add one if not.)

  was:
HBase expects the Hadoop filesystem implementation to support an atomic 
rename() operation. HDFS does. The S3 backed filesystems do not. The 
fundamental issue is the non-atomic and eventually consistent nature of the S3 
service. A S3 bucket is not a filesystem. S3 is not always immediately 
read-your-writes. Object metadata can be temporarily inconsistent just after 
new objects are stored. There can be a settling period to ride over. 
Renaming/moving objects from one path to another are copy operations with 
O(file) complexity and O(data) time followed by a series of deletes with 
O(file) complexity. Failures at any point prior to completion will leave the 
operation in an inconsistent state. The missing atomic rename semantic opens 
opportunities for corruption and data loss, which may or may not be repairable 
with HBCK.

Handling this at the HBase level could be done with a new multi-step filesystem 
transaction framework. Call it StoreCommitTransaction. SplitTransaction and 
MergeTransaction are well established cases where even on HDFS we have 
non-atomic filesystem changes and are our implementation template for the new 
work. In this new StoreCommitTransaction we'd be moving flush and compaction 
temporaries out of the temporary directory into the region store directory. On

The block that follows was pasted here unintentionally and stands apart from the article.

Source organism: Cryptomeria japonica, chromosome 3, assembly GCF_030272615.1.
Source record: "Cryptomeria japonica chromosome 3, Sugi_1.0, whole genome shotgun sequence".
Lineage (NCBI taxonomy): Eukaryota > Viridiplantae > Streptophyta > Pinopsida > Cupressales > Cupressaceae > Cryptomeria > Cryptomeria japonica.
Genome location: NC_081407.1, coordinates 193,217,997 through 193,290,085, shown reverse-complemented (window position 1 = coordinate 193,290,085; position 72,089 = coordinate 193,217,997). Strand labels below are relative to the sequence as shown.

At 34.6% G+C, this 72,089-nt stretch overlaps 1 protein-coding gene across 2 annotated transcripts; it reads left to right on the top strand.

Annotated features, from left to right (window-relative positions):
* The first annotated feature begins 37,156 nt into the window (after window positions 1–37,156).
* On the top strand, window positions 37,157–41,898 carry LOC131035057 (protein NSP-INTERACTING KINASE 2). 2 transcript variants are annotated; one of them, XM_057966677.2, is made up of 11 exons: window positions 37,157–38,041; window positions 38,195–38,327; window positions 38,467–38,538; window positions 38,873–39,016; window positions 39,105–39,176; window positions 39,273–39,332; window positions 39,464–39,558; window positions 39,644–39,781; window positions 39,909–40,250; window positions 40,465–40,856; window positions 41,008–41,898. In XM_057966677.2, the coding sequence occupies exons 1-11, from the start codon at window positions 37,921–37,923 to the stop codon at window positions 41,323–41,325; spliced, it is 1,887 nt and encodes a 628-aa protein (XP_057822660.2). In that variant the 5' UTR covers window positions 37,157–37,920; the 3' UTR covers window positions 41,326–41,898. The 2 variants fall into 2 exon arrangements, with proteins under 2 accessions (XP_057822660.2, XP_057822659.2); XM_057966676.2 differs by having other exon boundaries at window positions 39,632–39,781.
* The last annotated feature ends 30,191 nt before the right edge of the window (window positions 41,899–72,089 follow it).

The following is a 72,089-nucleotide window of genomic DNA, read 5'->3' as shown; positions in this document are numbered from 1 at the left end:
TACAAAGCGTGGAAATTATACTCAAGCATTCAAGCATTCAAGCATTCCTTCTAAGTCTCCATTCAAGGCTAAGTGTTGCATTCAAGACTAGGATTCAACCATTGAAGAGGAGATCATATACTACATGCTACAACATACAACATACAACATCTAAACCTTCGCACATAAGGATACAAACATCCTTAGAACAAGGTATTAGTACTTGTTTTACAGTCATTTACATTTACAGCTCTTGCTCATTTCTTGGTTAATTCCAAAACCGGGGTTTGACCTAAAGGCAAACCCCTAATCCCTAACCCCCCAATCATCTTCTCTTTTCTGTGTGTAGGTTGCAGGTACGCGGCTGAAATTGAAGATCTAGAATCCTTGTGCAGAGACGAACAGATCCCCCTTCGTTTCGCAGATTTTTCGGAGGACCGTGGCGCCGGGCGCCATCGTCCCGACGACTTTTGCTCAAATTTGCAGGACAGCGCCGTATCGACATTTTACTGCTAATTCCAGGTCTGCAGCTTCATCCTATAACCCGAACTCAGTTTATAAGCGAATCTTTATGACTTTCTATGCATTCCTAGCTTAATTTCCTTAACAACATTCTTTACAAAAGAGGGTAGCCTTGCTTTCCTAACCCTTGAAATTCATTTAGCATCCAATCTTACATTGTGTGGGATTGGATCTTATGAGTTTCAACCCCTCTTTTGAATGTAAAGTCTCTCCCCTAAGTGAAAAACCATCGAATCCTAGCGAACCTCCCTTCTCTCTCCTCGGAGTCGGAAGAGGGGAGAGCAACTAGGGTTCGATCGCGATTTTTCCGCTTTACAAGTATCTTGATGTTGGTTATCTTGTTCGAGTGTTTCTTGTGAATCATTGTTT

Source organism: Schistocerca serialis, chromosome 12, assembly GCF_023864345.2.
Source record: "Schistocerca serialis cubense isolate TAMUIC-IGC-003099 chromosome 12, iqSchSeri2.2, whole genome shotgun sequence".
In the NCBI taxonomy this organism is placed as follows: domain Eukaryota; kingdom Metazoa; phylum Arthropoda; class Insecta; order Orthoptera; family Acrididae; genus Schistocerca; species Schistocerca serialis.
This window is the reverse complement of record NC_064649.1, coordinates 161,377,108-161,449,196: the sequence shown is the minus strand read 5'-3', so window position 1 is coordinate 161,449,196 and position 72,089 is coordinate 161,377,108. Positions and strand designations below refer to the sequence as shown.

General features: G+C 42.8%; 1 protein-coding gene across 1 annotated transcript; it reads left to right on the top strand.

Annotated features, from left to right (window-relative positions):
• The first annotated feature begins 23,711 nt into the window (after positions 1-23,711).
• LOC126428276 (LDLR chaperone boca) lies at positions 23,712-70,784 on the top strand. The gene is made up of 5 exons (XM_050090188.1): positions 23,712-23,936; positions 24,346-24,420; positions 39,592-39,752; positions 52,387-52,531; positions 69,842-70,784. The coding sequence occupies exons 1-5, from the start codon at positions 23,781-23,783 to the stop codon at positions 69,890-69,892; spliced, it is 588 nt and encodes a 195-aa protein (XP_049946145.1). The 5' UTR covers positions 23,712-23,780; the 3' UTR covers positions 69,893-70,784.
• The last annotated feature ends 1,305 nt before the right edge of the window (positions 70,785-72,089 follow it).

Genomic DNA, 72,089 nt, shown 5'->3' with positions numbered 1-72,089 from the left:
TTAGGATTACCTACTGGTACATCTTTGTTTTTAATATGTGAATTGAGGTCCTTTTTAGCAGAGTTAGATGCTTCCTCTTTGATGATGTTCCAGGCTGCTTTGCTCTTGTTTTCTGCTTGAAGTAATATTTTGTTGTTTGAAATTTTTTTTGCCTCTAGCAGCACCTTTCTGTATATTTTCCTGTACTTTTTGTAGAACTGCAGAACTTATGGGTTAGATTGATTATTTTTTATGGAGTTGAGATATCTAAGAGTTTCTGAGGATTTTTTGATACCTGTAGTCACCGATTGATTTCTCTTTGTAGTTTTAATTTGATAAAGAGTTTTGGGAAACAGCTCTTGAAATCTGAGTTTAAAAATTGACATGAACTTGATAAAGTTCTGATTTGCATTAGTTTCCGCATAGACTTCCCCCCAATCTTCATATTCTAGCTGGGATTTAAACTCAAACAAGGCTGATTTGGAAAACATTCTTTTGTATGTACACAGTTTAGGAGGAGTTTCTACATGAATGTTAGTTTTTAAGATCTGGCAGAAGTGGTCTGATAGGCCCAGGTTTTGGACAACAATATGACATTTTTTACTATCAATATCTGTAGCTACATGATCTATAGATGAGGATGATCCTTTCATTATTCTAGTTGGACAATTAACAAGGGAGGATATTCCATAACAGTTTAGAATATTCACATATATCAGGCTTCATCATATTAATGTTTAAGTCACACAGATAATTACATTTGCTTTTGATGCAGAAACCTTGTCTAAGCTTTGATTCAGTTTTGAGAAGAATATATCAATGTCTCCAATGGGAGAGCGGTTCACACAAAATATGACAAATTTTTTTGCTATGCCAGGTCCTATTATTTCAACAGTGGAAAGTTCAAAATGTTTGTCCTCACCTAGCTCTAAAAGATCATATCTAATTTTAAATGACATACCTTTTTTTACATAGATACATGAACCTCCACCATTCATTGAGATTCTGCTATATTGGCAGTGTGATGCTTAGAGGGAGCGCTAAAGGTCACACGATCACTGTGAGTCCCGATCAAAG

HDFS the implementation would be easy. We can rely on the filesystem's atomic 
rename semantics. On S3 it would be work: First we would build the list of 
objects to move, then copy each object into the destination, and then finally 
delete all objects at the original path. We must handle transient errors with 
retry strategies appropriate for the action at hand. We must handle serious or 
permanent errors where the RS doesn't need to be aborted with a rollback that 
cleans it all up. Finally, we must handle permanent errors where the RS must be 
aborted with a rollback during region open/recovery. Note that after all 
objects have been copied and we are deleting obsolete source objects we must 
roll forward, not back. To support recovery after an abort we must utilize the 
WAL to track transaction progress. Put markers in for StoreCommitTransaction 
start and completion state, with details of the store file(s) involved, so it 
can be rolled back during region recovery at open. This will be significant 
work in HFile, HStore, flusher, compactor, and HRegion. Wherever we use HDFS's 
rename now we would substitute the running of this new multi-step filesystem 
transaction.

We need to determine this for certain, but I believe the PUT or multipart 
upload of an object must complete before the object is visible, so we don't 
have to worry about the case where an object is visible before fully uploaded 
as part of normal operations. So an individual object copy will either happen 
entirely and the target will then become visible, or it won't and the target 
won't exist.

S3 has an optimization, PUT COPY 
(https://docs.aws.amazon.com/AmazonS3/latest/API/RESTObjectCOPY.html), which 
the AmazonClient embedded in S3A utilizes for moves. When designing the 
StoreCommitTransaction be sure to allow for filesystem implementations that 
leverage a server side copy operation. Doing a get-then-put should be optional. 
(Not sure Hadoop has an interface that advertises this capability yet; we can 
add one if not.)


> Store commit transaction for filesystems that do not support an atomic rename
> -----------------------------------------------------------------------------
>
>                 Key: HBASE-20431
>                 URL: https://issues.apache.org/jira/browse/HBASE-20431